Party seeks amendment in Dutch homosexual laws
Democrat D66 party is calling for changes to be made to laws which discriminate homosexuals as Amsterdam and politicians gear up for Gay Pride week.30 July 2008
AMSTERDAM - Amsterdam is gearing up for the high point of Gay Pride week this Saturday when lesbians, gays and their friends take part in a boat parade through the city's canals.
More politicians are jumping aboard for Canal Pride, with three more ministers announcing they intend to take part in the parade. Their boat will sail under the (English) motto 'Simply Gay'.
However, opposition MP Boris van der Ham, whose Democrat D66 party has had a boat in the gay parade for years, is trying to make it anything but plain sailing for the government. He welcomes the good intentions, but says there are "still Dutch laws which discriminate against homosexuals".
His party wants to amend the article in the constitution that outlaws discrimination by adding homosexuals to the list of those protected.
The Christian Democrat-led ruling coalition is also under fire for allowing civil servants to opt out of performing marriage ceremonies for same-sex couples.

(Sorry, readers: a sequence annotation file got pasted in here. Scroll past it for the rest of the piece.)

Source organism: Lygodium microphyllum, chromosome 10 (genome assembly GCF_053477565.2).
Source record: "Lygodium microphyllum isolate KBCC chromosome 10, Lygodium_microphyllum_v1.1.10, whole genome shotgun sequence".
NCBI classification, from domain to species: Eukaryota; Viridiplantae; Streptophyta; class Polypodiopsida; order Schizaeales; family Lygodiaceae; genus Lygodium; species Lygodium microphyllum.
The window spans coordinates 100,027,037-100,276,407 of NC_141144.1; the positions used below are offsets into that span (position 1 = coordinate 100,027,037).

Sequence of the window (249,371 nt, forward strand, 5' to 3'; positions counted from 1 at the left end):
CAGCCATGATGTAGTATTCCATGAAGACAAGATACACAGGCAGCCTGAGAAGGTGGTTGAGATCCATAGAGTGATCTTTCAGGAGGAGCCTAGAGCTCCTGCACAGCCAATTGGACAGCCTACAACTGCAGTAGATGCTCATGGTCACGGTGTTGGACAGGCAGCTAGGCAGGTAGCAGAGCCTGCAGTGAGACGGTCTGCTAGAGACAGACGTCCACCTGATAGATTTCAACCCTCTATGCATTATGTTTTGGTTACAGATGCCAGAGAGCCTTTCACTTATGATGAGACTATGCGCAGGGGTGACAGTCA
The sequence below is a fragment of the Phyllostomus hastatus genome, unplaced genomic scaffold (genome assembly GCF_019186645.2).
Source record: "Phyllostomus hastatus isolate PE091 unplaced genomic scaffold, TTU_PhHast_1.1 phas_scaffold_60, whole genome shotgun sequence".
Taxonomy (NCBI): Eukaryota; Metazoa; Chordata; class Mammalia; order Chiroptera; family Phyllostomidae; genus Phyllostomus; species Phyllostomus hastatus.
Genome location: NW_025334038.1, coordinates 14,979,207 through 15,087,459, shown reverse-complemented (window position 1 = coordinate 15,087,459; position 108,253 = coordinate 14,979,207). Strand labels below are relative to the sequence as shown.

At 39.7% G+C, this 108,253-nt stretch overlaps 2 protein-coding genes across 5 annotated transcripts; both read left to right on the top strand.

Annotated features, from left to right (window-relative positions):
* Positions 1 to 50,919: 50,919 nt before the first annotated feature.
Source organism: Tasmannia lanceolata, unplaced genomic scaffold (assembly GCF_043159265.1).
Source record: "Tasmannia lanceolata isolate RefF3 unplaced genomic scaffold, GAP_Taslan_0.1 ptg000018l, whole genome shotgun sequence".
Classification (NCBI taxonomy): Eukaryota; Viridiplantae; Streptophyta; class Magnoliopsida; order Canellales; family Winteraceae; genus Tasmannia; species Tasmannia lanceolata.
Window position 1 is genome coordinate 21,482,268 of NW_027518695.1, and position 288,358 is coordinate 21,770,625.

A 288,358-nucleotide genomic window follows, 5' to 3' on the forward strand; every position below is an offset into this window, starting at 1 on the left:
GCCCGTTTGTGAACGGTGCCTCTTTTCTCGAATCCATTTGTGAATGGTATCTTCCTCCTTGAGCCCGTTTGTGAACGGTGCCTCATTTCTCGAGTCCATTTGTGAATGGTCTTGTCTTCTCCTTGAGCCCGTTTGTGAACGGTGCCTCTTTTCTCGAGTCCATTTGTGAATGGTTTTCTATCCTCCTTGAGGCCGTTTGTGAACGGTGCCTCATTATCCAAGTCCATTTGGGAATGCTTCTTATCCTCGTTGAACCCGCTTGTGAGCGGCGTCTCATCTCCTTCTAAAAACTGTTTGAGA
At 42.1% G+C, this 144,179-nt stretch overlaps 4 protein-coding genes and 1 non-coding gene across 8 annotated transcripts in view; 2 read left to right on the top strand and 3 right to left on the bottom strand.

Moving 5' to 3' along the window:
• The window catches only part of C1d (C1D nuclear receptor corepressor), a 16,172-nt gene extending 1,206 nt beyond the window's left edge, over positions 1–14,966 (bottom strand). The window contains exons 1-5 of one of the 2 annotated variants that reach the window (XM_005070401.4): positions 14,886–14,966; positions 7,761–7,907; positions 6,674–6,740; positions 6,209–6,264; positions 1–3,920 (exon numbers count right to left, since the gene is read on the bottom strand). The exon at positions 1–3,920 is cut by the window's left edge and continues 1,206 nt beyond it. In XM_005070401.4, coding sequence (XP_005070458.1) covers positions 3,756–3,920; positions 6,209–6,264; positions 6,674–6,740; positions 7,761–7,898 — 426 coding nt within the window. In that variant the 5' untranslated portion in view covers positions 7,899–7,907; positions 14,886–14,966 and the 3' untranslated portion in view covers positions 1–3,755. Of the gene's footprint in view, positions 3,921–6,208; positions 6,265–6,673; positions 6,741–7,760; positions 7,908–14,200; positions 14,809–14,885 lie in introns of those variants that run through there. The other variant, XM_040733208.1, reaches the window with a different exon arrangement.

For the second year in a row, a gay umbrella organisation is running a poster campaign during Gay Pride under the slogan: Believe in Love. The aim to make homosexuality a topic that can be talked about within religious families. The posters show obviously Christian, Islamic and Jewish families with their children and their same-sex partners.
The 2007 campaign was more overtly political, with posters showing men wearing football shirts having sex. This did not just allude to anti-gay sentiments within the game.
It also referred to the fact that Amsterdam Council had withdrawn permission for several gay street parties. The reason given was that there were not enough officers to police the events because of a match between Amsterdam's Ajax football team and the British side, Arsenal.
Finally, in what may not be just a coincidental move, the Dutch Trades Union Federation is launching a 'pink network' to fight against homophobia in the workplace.
A union spokesman illustrates the problem: "Teachers, for example, daren't be open about their sexuality because students are increasingly intolerant."
[Radio Netherlands / Expatica]